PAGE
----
The sheriff’s department says it “operates on the highest of standards to serve our community” and that it takes  “service to another level” with its deputies and staff committed to “multifaceted service to our community.” The departmen says “if a victim of domestic violence files for an emergency protective order, we will serve those orders, but we will also give the victim the assistance needed to protect themselves from future violence. Service is extenuated beyond the call of duty in the office of the Rowan County sheriff because the hearts of the deputies and staff cannot rest.”

Sheriff Carter intends to develop a “professional office that is courteous and committed to serving the community” and earn its respect and trust in a “serious and professional approach to law enforcement that is honest and fair.”

Which law?

“This situation absolutely didn’t have to happen, if only Kim Davis followed the law,” says Sarah Warbelow of Human Rights Campaign, a gay pressure group.

Yes, but the law is written in Kentucky’s constitution as an amendment in favor of marriage, and Obergefell is not law, only an opinion from the least of three federal branches. It is an opinion on a topic that has resided among the states and their peoples since the founding and is not within the subject matter jurisdiction of U.S. courts. Which law does Mrs. Davis violate by refusing to issue poofter licenses?

Mrs. Davis is jailed for upholding her oath of office, and upholding the law of the land in Kentucky.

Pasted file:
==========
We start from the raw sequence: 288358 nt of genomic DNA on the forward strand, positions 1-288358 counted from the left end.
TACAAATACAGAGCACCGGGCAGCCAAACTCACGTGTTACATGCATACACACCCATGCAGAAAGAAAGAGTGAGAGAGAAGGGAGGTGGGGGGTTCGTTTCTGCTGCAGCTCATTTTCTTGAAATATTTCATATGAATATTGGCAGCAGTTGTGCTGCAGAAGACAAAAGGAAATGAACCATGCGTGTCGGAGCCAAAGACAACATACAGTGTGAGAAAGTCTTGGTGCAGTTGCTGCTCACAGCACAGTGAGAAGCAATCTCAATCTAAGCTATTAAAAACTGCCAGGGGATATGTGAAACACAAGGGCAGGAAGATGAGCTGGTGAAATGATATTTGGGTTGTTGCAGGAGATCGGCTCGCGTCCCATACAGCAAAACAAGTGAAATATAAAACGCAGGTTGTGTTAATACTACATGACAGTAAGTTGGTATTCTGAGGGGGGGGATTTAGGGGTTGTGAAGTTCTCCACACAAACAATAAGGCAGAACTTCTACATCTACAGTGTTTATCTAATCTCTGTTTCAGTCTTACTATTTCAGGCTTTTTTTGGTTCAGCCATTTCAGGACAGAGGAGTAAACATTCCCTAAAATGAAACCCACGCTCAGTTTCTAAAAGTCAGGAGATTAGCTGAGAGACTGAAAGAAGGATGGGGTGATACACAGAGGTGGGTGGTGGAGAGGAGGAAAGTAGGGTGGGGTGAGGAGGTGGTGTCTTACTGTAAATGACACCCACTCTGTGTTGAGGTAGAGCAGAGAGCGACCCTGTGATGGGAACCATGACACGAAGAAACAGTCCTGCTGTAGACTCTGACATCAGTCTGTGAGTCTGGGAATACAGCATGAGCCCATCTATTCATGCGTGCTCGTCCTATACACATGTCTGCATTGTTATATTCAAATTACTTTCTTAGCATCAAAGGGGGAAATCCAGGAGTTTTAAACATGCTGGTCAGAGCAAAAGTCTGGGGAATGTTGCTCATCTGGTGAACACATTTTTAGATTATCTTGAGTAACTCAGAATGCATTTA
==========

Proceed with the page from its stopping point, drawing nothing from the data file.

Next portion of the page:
Whence her protection? Whence a protective order on her behalf?

Whence Sheriff Carter?

The doctrine of the lesser magistrate commands Mr. Carter, a practicing Christian who knows about Daniel, Peter and other defiant characters such as the Lord Jesus himself, to protect Mrs. Davis as long as she is in his jurisdiction.

The duty of Christians is to pray for their representatives and judges, their superiors, equals and inferiors. In their “war room” prayer closets they are to uphold sheriffs and clerks. If these officials have a private and secret form of Christianity that appears not in the public square, Christians should lament the trend and work, for God’s glory, to reverse it. Mrs. Davis’ convictions are no secret, and she is acting upon them in good faith, based upon the laws of her state. Christianity is not a private system of opinion, but a world-changing system of life, law and liberty. Would that Sheriff Carter boldly step forward to defend the innocent and the right.

— David Tulis hosts a show 9 to 11 weekdays at AM 1240 Hot News Talk Radio covering local economy and free markets here in Chattanooga and beyond.

Sources; Rowan County sheriff’s department. http://www.rowancountysheriff.net/index.shtml1

Joseph Farah, “The law abider who sits in jail; *** Joseph Farah asks, ‘What crime did Kentucky clerk commit?’” http://www.wnd.com/2015/09/the-law-abider-who-sits-in-jail/#EfmJASszgzvYRJsb.99